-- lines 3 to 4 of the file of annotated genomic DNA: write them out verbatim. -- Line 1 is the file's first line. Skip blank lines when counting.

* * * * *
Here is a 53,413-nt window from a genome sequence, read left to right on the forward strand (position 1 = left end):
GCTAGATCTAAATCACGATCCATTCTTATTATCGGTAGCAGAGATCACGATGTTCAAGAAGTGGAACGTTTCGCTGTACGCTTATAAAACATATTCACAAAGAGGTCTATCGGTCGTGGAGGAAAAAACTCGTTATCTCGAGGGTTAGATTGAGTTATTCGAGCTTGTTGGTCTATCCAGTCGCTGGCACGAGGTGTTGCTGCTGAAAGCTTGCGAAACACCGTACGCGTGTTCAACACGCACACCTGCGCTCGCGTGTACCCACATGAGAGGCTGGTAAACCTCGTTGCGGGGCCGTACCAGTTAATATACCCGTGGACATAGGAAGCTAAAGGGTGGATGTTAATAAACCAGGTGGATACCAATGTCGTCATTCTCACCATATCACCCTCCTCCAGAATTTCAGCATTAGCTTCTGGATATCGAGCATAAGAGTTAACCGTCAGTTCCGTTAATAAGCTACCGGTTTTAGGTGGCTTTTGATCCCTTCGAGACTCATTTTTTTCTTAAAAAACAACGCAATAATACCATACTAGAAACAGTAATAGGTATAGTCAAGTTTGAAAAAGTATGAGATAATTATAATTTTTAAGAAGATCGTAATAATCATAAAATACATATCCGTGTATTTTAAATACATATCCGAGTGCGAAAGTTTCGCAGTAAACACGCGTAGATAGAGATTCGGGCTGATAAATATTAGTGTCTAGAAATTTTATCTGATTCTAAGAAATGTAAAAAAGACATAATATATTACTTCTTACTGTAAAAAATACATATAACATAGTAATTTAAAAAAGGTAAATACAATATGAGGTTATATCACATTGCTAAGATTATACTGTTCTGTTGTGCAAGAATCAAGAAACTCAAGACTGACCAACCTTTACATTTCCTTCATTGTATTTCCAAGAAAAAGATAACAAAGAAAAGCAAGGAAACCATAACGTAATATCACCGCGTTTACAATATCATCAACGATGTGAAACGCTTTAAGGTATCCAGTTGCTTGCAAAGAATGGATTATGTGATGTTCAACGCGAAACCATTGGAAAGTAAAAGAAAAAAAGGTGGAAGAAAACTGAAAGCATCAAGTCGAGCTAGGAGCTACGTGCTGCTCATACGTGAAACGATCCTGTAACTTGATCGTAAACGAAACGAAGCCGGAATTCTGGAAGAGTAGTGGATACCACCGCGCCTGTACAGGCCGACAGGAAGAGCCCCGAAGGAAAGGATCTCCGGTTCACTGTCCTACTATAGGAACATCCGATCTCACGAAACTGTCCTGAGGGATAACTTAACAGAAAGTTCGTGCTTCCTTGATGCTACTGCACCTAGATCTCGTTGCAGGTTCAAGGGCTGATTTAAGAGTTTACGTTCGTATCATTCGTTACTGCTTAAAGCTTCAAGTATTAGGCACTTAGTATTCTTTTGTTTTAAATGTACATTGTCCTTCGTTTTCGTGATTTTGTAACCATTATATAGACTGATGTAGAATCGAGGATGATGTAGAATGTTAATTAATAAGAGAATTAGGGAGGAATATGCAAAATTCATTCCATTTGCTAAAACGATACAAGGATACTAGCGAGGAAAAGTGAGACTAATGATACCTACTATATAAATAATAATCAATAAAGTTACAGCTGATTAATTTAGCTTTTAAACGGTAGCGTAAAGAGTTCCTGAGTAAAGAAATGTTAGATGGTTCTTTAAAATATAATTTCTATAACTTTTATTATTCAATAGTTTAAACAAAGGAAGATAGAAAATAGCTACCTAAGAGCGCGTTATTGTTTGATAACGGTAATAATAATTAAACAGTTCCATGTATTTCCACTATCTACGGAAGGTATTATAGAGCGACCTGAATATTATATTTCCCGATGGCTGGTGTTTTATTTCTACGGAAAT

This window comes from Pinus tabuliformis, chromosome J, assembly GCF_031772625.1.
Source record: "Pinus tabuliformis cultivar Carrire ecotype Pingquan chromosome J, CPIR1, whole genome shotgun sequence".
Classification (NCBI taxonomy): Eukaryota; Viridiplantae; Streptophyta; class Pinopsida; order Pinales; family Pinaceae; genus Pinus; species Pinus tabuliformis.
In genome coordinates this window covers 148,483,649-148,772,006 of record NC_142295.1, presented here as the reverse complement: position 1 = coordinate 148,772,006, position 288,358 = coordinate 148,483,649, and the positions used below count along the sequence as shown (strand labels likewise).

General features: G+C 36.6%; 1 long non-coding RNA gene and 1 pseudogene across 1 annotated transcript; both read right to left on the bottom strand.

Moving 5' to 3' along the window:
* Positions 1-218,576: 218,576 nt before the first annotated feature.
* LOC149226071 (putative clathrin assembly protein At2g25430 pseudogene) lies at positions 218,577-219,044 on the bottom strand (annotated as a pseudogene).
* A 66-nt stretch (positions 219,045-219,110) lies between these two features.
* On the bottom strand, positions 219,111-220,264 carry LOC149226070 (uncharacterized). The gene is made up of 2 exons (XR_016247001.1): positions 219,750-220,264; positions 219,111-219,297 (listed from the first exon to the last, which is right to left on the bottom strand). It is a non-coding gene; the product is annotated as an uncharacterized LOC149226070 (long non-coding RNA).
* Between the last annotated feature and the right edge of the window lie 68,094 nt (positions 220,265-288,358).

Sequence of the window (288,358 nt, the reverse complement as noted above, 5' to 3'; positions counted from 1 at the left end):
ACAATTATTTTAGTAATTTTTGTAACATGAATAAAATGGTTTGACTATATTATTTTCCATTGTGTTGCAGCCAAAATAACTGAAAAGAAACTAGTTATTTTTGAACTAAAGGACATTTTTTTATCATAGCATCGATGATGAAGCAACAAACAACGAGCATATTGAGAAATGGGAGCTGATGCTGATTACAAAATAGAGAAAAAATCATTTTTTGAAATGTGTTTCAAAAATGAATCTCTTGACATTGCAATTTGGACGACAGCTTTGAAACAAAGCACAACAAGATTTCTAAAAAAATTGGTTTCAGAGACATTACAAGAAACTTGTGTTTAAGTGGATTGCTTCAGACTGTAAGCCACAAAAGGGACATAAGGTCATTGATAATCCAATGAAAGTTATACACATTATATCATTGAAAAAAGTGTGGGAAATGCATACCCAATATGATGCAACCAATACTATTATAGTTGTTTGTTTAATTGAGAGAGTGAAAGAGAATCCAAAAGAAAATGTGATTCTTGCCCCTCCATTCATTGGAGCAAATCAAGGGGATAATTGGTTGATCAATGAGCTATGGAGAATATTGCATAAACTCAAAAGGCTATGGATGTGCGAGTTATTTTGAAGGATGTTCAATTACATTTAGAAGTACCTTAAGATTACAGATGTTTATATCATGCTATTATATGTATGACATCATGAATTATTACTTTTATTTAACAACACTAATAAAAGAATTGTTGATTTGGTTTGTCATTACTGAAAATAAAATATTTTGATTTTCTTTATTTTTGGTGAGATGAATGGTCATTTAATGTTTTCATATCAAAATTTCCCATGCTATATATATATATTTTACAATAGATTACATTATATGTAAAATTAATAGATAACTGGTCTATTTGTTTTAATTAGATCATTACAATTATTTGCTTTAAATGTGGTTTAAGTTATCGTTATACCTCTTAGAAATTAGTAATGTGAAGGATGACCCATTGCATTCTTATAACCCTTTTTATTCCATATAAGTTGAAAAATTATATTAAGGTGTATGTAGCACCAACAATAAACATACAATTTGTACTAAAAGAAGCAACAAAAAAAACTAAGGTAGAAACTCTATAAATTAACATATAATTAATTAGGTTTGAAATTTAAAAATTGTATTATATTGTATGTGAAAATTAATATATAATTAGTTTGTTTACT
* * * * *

This window comes from Pinus tabuliformis, chromosome J, assembly GCF_031772625.1.
Source record: "Pinus tabuliformis cultivar Carrire ecotype Pingquan chromosome J, CPIR1, whole genome shotgun sequence".